What Happens During a Kyphoplasty?

What Happens During a Kyphoplasty?

About 10 million Americans aged 50 and older have osteoporosis, placing them at a much greater risk for spinal compression fractures. These fractures can not only cause considerable pain, they can lead to hunching and loss of height. Luckily, there are treatment options, and one of the more effective is a kyphoplasty.

As spine health experts, Drs. Boris Shwartzman and Do Chan, as well as the rest of the team here at Comprehensive Pain Management, have helped many of our patients to overcome the back pain and structural issues that come with vertebral compression fractures. We can do the same for you.

Here, we explore what we accomplish with a kyphoplasty so that you better understand this excellent treatment option.

Compression fracture basics

When you have osteoporosis, which means you have low bone density, the vertebrae in your mid back can develop small fractures and cracks. While you may not be aware of the problem at first, the fractures can eventually compromise the overall structural integrity of the vertebra. At this point, the vertebra can start to collapse, usually inward, which can lead to hunching in your mid back, as well as considerable discomfort.

Compression fractures are fairly common — nearly one million occur each year in the US — and women are far more prone to the problem. In fact, some estimate that one in four women aged 50 and older have at least one compression fracture.

While age-related bone loss is the primary culprit behind compression fractures, they can also occur because of direct trauma to your spine or due to tumors along your spine.

Restoring your vertebra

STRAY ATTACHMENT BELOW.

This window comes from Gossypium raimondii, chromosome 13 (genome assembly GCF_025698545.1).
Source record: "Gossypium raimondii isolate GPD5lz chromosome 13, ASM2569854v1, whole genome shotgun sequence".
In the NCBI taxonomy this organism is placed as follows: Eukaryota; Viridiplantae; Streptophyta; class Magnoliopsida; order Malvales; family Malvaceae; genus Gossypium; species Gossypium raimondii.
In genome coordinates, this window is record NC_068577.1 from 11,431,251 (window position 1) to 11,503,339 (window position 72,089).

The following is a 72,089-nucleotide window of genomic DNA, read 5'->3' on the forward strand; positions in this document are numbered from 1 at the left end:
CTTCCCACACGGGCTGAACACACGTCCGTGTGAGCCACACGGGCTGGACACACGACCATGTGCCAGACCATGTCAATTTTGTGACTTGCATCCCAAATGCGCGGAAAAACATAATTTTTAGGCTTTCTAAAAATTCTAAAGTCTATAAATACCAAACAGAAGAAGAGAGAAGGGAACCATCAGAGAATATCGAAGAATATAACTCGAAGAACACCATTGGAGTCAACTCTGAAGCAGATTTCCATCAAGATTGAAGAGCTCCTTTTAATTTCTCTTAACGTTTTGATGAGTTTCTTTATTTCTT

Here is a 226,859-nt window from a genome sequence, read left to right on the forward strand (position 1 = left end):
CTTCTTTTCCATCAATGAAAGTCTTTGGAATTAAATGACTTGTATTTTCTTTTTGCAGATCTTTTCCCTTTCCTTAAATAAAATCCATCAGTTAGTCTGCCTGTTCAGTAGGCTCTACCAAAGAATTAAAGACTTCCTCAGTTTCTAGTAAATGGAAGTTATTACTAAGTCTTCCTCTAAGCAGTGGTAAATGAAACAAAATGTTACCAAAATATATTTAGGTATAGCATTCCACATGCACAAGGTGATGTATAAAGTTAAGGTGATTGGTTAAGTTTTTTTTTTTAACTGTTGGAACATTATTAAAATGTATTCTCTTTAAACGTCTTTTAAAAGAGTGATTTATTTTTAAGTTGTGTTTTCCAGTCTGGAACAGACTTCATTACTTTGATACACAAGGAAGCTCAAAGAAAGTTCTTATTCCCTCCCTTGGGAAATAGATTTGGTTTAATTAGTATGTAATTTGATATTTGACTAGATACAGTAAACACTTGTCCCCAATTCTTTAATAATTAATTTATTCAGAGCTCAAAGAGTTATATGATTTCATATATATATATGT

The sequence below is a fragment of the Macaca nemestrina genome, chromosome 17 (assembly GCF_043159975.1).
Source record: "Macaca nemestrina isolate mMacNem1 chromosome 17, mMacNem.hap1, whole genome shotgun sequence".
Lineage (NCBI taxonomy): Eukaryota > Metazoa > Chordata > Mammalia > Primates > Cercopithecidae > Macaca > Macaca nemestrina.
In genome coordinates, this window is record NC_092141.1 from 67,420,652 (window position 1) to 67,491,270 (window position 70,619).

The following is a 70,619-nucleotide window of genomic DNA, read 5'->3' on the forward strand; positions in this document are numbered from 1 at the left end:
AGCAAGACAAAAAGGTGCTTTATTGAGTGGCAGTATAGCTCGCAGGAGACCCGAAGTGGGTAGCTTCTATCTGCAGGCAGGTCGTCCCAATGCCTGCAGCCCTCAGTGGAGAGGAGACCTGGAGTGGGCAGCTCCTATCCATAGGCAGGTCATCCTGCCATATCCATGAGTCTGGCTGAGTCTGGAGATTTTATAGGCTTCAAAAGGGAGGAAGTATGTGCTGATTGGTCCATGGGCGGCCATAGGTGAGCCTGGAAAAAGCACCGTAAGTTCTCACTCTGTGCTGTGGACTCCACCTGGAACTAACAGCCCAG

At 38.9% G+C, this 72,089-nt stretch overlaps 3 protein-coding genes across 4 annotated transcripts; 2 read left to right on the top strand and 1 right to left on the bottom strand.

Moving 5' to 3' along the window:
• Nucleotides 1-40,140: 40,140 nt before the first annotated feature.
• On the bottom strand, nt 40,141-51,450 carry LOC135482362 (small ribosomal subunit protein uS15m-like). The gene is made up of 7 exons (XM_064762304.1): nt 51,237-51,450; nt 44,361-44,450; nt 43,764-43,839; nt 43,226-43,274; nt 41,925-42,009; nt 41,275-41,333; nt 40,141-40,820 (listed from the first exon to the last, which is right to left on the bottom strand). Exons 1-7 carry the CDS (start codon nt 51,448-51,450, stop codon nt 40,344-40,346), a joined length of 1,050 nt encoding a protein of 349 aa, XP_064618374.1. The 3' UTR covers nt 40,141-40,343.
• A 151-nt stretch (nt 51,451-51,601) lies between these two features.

If your compression fracture is causing pain and a visible deformity (the hunching we mentioned earlier), it’s time to explore your treatment options.

At our practice, we’ve had great success with a procedure called kyphoplasty which is designed to restore height to your collapsed vertebra.

When you come in for a kyphoplasty, we first have you lie face down on a table, and then we make you comfortable with a local anesthetic. 

Once you’re ready, we use fluoroscopy (live X-ray) to guide a tube into your collapsed vertebra. Once the tube is in place, we thread a balloon through and inflate it inside the bony structure to expand the vertebra.

When we reach the natural height of your vertebra, we remove the balloon. Then we inject a cement-like substance into the space we created with the balloon. Once this cement hardens, it will stabilize your newly restored vertebrae at the correct height. 

A kyphoplasty is minimally invasive, and we perform it on an outpatient basis, which means you’re free to return home afterward. Even better, it only takes about 45 minutes to an hour to resolve each collapsed vertebra.

While you can resume most of your normal activities after a kyphoplasty, we do ask that you steer clear of strenuous activities and heavy lifting for a month or two.

If you’d like to explore whether a kyphoplasty is right for your vertebral compression fracture, please contact one of our offices — in Attleboro or Franklin, Massachusetts, or South Kingstown or Warwick, Rhode Island — to set up a consultation.

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